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The killing of Ziad Abu Ein and the PA's security coordination policies

Palestinian Minister Ziad Abu Ein died as a martyr due to the Israeli occupation of Palestine; Mahmoud Abbas must honour the memory of martyrs with actions, and not just words

Before 10 o'clock on Thursday morning journalists were already filing in to Ramallah's "al-Muqataa" - the Presidential compound - in preparation for the official “funeral-in-state” of Palestinian Minister Ziad Abu Ein. The Presidential guard was busy rehearsing its marches and a red carpet was being laid with precision. Soon the first family members and officials began to take up their positions. In the streets outside noise was building. Nationalist chanting was beginning to ring out and, occasionally, rounds of automatic gunfire could be heard. Notably, and unusually over recent years in the West Bank, the rounds were not being fired by the Israeli military.

Palestinians are in no doubt that Ziad Abu Ein was killed by the Occupation. Eye-witness accounts backed up by photographic evidence state that Abu Ein was attacked by Israeli forces at an olive tree planting event in the Ramallah village of Turmasiyya that was held to mark international Human Rights Day. Some witnesses said Abu Ein was choked whilst other reports say he was beaten in the chest with rifle butts or a soldier's helmet.

A post-mortem was carried out on Wednesday night which according to the Palestinian Authority's Minister of Civil (PA) Affairs Hussein al-Sheikh, showed that Abu Ein died due to “being hit by occupation troops and because of the heavy use of tear gas". Israel unsurprisingly refutes these claims.

What is abundantly clear is that Palestinians buried Ziad Abu Ein on Thursday as a martyr.

In the hours after Abu Ein's death, the PA's Jibril Rajoub said a decision had been made to halt “security coordination” with Israel.  The Palestinian Front for the Liberation of Palestine ‘s (PFLP) Khalida Jarrar, however, was reported as saying that whilst there was widespread agreement about the cessation of security coordination, including from Palestinian president Mahmoud Abbas himself, the official decision would not be made until Friday.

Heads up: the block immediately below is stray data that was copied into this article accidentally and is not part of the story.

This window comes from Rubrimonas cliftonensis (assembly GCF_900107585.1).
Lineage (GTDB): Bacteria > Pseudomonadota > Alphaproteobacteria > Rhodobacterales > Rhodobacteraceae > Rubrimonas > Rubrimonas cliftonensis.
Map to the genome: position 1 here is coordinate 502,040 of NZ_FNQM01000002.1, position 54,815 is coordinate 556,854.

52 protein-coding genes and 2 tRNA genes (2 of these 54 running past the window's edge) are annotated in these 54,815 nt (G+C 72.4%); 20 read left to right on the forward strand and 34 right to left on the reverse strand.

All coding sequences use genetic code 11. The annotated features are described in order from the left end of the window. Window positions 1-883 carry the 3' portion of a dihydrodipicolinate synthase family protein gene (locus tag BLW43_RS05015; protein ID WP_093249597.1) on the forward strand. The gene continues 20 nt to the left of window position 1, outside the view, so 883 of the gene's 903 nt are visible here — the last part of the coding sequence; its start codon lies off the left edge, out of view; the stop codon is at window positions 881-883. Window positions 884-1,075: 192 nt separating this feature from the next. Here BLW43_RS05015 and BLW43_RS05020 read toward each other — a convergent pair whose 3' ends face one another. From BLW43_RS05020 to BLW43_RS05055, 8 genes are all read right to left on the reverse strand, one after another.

Despite these contradictory statements and the lack of an official statement from Abbas on the issue, events at Thursday's funeral suggested that on some level things already seemed to have changed. The funeral procession included masked members of Palestinian armed resistance brigades. It was these groups whose gunfire could be heard from inside al-Muqataa during the official ceremony and who gathered close to the Martyr's cemetery to release several barrages of rounds in to the air. This public show of force could not have happened without some kind of official decision to allow it, or at least not to attempt to prevent it.

Shooting at funerals was a common practice during the Second Intifada but was stopped by the PA, and apart from occasional examples inside refugee camps, it has not been seen over recent years. More significantly, resistance members openly carrying and shooting weapons in the centre of Ramallah has not been seen at all for a long time. Some activists on social media sites said this was the first time in ten years that armed fighters had been seen in the city centre.

The PA-Israeli security coordination policies this year have seen non-violent Palestinian demonstrations prevented by PA forces from approaching Israeli settlements and checkpoints, so the allowing of open shooting of weapons by resistance brigades in Ramallah suggested a shift in the PA's approach in practice. It seems likely, however, that at this stage this was a temporary step aimed at diffusing popular anger rather than a clear statement of changed policy.